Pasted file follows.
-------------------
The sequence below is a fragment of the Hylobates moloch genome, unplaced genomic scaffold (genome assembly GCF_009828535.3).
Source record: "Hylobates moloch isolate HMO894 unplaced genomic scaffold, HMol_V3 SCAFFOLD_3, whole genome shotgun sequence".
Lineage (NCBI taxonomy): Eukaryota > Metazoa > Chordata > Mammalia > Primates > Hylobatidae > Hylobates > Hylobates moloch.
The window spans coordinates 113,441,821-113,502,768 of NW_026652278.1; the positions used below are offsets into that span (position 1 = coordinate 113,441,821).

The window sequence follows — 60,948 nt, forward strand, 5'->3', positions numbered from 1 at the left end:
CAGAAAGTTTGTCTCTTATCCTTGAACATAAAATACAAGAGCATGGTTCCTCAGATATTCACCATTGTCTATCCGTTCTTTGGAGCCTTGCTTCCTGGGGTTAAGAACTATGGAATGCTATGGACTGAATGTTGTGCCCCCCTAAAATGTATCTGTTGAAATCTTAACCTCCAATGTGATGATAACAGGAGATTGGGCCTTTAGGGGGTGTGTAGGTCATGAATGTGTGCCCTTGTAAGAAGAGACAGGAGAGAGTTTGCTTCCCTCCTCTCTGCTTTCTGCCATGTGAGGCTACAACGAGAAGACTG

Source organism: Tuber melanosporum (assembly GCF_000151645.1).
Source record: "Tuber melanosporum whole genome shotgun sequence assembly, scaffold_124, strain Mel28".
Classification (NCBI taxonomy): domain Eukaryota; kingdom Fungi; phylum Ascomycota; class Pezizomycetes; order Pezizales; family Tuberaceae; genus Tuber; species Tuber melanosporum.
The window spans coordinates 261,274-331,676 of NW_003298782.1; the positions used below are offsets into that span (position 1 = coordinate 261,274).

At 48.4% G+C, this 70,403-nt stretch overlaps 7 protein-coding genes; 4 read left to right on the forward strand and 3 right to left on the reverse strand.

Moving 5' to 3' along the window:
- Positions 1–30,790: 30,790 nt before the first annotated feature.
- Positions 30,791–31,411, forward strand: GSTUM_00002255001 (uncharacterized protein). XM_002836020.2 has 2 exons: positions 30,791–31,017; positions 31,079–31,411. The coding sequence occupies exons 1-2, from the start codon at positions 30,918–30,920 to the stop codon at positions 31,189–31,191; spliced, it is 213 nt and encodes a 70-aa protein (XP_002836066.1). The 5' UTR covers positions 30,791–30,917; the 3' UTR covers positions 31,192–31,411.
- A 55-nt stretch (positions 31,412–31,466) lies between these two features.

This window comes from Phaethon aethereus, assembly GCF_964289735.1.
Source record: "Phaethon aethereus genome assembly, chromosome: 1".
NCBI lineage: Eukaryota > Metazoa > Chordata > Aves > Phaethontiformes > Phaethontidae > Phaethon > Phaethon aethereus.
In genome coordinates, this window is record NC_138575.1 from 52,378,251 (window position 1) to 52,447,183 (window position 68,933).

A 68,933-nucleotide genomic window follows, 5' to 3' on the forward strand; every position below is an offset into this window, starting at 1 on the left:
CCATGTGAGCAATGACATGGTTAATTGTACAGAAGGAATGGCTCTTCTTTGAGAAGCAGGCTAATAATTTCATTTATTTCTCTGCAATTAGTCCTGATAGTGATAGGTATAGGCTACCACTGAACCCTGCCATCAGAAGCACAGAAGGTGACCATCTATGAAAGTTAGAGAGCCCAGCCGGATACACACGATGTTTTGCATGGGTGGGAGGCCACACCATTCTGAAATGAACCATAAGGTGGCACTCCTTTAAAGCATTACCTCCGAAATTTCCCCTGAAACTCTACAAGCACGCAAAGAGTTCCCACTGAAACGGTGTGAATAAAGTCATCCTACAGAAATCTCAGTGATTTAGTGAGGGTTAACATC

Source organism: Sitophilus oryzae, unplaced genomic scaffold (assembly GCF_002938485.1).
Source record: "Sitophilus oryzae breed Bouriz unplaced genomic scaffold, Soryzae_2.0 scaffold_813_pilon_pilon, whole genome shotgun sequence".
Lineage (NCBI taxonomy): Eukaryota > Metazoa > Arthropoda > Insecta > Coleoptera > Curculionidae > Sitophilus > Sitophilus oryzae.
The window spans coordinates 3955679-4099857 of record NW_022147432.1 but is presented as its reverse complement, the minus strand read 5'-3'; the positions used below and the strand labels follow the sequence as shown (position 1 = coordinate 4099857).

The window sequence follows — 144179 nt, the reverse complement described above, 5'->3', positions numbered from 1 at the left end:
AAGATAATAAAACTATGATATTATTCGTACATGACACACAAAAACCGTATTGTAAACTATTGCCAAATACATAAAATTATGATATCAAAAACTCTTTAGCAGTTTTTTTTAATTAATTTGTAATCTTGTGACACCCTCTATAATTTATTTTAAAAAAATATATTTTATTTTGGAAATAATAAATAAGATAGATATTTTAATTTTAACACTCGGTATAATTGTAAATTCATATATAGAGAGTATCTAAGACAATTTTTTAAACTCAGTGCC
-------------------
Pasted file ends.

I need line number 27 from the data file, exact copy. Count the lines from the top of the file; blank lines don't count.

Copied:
AAGATAATAAAACTATGATATTATTCGTACATGACACACAAAAACCGTATTGTAAACTATTGCCAAATACATAAAATTATGATATCAAAAACTCTTTAGCAGTTTTTTTTAATTAATTTGTAATCTTGTGACACCCTCTATAATTTATTTTAAAAAAATATATTTTATTTTGGAAATAATAAATAAGATAGATATTTTAATTTTAACACTCGGTATAATTGTAAATTCATATATAGAGAGTATCTAAGACAATTTTTTAAACTCAGTGCC